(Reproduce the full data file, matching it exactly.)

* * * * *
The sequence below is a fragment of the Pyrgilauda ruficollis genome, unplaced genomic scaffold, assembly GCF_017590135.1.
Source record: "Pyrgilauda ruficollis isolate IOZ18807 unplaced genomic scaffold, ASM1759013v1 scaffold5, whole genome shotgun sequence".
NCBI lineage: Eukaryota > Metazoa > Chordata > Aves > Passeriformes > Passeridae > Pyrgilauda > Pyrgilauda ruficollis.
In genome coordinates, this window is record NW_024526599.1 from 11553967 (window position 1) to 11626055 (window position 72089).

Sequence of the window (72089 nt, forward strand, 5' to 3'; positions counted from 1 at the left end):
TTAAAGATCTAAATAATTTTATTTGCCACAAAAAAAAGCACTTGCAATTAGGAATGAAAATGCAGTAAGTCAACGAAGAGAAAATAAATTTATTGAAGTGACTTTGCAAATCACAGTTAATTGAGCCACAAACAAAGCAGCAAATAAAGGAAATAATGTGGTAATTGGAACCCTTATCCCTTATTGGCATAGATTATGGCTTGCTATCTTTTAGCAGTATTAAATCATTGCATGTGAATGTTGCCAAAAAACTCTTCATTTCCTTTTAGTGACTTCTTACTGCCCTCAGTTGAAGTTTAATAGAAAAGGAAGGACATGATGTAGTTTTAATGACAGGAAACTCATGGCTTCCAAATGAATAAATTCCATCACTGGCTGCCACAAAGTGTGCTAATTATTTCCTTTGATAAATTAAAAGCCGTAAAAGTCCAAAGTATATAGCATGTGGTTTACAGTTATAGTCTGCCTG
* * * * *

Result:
The sequence below is a fragment of the Pyrgilauda ruficollis genome, unplaced genomic scaffold, assembly GCF_017590135.1.
Source record: "Pyrgilauda ruficollis isolate IOZ18807 unplaced genomic scaffold, ASM1759013v1 scaffold5, whole genome shotgun sequence".
NCBI lineage: Eukaryota > Metazoa > Chordata > Aves > Passeriformes > Passeridae > Pyrgilauda > Pyrgilauda ruficollis.
In genome coordinates, this window is record NW_024526599.1 from 11553967 (window position 1) to 11626055 (window position 72089).

Sequence of the window (72089 nt, forward strand, 5' to 3'; positions counted from 1 at the left end):
TTAAAGATCTAAATAATTTTATTTGCCACAAAAAAAAGCACTTGCAATTAGGAATGAAAATGCAGTAAGTCAACGAAGAGAAAATAAATTTATTGAAGTGACTTTGCAAATCACAGTTAATTGAGCCACAAACAAAGCAGCAAATAAAGGAAATAATGTGGTAATTGGAACCCTTATCCCTTATTGGCATAGATTATGGCTTGCTATCTTTTAGCAGTATTAAATCATTGCATGTGAATGTTGCCAAAAAACTCTTCATTTCCTTTTAGTGACTTCTTACTGCCCTCAGTTGAAGTTTAATAGAAAAGGAAGGACATGATGTAGTTTTAATGACAGGAAACTCATGGCTTCCAAATGAATAAATTCCATCACTGGCTGCCACAAAGTGTGCTAATTATTTCCTTTGATAAATTAAAAGCCGTAAAAGTCCAAAGTATATAGCATGTGGTTTACAGTTATAGTCTGCCTG